Who is Weedman?
Robert Forchion (a.k.a. Weedman) grew up in New Jersey, but he is also a resident of California, where he first became registered as a medical marijuana patient. After medical marijuana was legalized in California, Forchion actually established a third party in New Jersey in 1998 to protest cannabis prohibition. His later diagnosis of cancerous tumors in both his knees in 2001 served further motivation for his efforts to bring the copious benefits of cannabis usage to the public consciousness. Soon after becoming a medical marijuana patient, Forchion tried numerous times in both New Jersey and in California to have his legal name be changed to his web domain name, NJWeedman.com to no avail.
Weedman and the Legalize Marijuana Party
As a means to push cannabis legalization efforts forward, Forchion established the Legalize Marijuana Party in New Jersey in 1998. The party aimed to elect pro-marijuana legalization candidates to various public offices — namely Forchion himself. In 1998, Forchion ran for a seat in the U.S. House of Representatives under the party. In 1999, he ran for Camden County Freeholder. Then for New Jersey Governor in 2005 and for U.S. Senator the next year. Nearly a decade later, he would run for election again, this time for the U.S. House of Representatives for New Jersey’s 12th congressional district in 2016. Despite his numerous efforts, Forchion was never able to gain more than 3% of the vote.
NJWeedman Arrests and Legal Battles
Another aspect of Forchion’s history of advocacy for cannabis legalization includes a lengthy record of arrests and trials for a variety of charges related to cannabis. He was tried for a number of his activities and famously represented himself, mounting a variety of legal challenges to marijuana laws. In 1997, Forchion was arrested on the charge of “intent to distribute” and accepted a plea deal for 10 years in a state prison in 2000. He was arrested in New Jersey in 2010 after a traffic stop and was charged and convicted of intent to distribute and possession. Shortly after, he was sentenced to probation for two years, as well as given a $2,500 fine. In 2012, federal agents busted his weed farm in California, confiscating all his plants, but the case was soon dismissed.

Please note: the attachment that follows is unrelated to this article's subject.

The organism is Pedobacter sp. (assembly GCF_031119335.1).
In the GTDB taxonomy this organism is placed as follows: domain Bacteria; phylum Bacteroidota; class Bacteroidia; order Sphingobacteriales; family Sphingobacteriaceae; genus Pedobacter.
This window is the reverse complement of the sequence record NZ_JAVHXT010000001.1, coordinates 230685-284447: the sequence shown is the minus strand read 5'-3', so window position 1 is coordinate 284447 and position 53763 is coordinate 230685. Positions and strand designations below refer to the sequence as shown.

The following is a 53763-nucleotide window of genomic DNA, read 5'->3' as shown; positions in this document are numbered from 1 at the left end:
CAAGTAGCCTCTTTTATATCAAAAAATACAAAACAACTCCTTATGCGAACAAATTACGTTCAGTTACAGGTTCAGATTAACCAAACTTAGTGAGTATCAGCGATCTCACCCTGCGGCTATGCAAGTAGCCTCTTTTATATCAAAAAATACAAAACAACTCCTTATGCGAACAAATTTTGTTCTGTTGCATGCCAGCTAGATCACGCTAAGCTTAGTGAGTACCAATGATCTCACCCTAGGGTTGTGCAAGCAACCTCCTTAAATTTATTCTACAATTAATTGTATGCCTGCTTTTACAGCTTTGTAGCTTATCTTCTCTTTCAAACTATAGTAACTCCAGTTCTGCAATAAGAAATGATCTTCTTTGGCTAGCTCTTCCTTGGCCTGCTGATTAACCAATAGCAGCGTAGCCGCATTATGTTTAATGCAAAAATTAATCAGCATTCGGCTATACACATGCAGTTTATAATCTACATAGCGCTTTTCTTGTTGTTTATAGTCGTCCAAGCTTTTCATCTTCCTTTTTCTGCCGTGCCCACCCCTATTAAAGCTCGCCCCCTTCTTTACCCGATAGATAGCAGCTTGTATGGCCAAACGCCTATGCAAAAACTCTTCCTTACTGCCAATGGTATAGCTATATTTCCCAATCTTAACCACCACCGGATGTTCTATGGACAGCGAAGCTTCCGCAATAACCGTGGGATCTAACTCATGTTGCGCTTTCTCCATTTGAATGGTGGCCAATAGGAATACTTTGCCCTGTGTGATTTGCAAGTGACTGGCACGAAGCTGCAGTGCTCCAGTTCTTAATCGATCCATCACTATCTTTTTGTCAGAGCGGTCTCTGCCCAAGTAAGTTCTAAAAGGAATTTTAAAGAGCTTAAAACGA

In 2013, he was arrested in New Jersey for, once again, possession of marijuana and was subsequently charged in New Jersey three years later for charges relating to marijuana and outstanding warrants. Then, in 2017, Weedman was charged with witness tampering. It was this instance that would stand to be Forchion’s most contentious conviction. This 2017 charge for second and third degree witness tampering led to Forcion’s arrest and holding without bail, and his appeal for release was denied. These charges stemmed from Forchion’s online attacks against an informant who tipped off the New Jersey police that he was illicitly distributing marijuana in his weed temple (see below). During his months in prison, he went on a hunger-strike and continued to appeal for his release.
Finally, after over a year in prison, Forchion was found not guilty on these most recent charges for witness tampering and was, at last, released from prison. At this time, he had a number of other drug-dealing charges stemming from a raid of his weed restaurant in 2016, and he would see these charges dropped in 2016. The prosecutors cited the evolving political landscape and shift in public opinion on cannabis law as their reasoning for dropping the charges.
Liberty Bell Temple and The Joint
Two years prior to his 2017 arrest, Weedman opened and directed the Liberty Bell Temple in New Jersey, which was his “cannabis church” under which he proclaimed he and his congregants were granted legal religious protections to gather together and smoke medical marijuana. One of the “Ten Weed Cannandments” reads “He Who Rolls It Must Spark It” and is displayed prominently over one of the church’s doorways. During its two years of operation, Weedman received more than 20 tickets from law enforcement trying to close down the place of worship, even deploying stakeouts and SWAT raids.
In spite of the conflict between police and Liberty Bell, Forcion also launched and operated a wildly popular and contentious weed restaurant that was conveniently adjacent to the weed temple. The unapologetic joint served everything from Bob Marley coffee and vegan smoothies to red velvet cupcakes and sandwiches. In one of the initial restaurant launch videos, Forcion proclaimed that “all of our staff has failed their drug tests.” Both the Liberty Bell Temple and The Joint were forced to close following Weedman’s 2017 arrest and have yet to re-open.
Edward Forchion—a.k.a. The NJ Weedman—has been on a turbulent quest for cannabis policy advancement. Whether it be from launching a marijuana legalization third party, representing himself in court, or piloting an honest-to-goodness weed temple, Forcian has definitely earned the nickname. Largely due to the swift evolution of public attitudes towards weed, NJ Weedman’s most recent charges for second and third degree witness tampering have been dropped. This pattern of states dropping charges has emerged and is only trending upwards as many states implement programs to expunge the records of those previously convicted of marijuana related charges.
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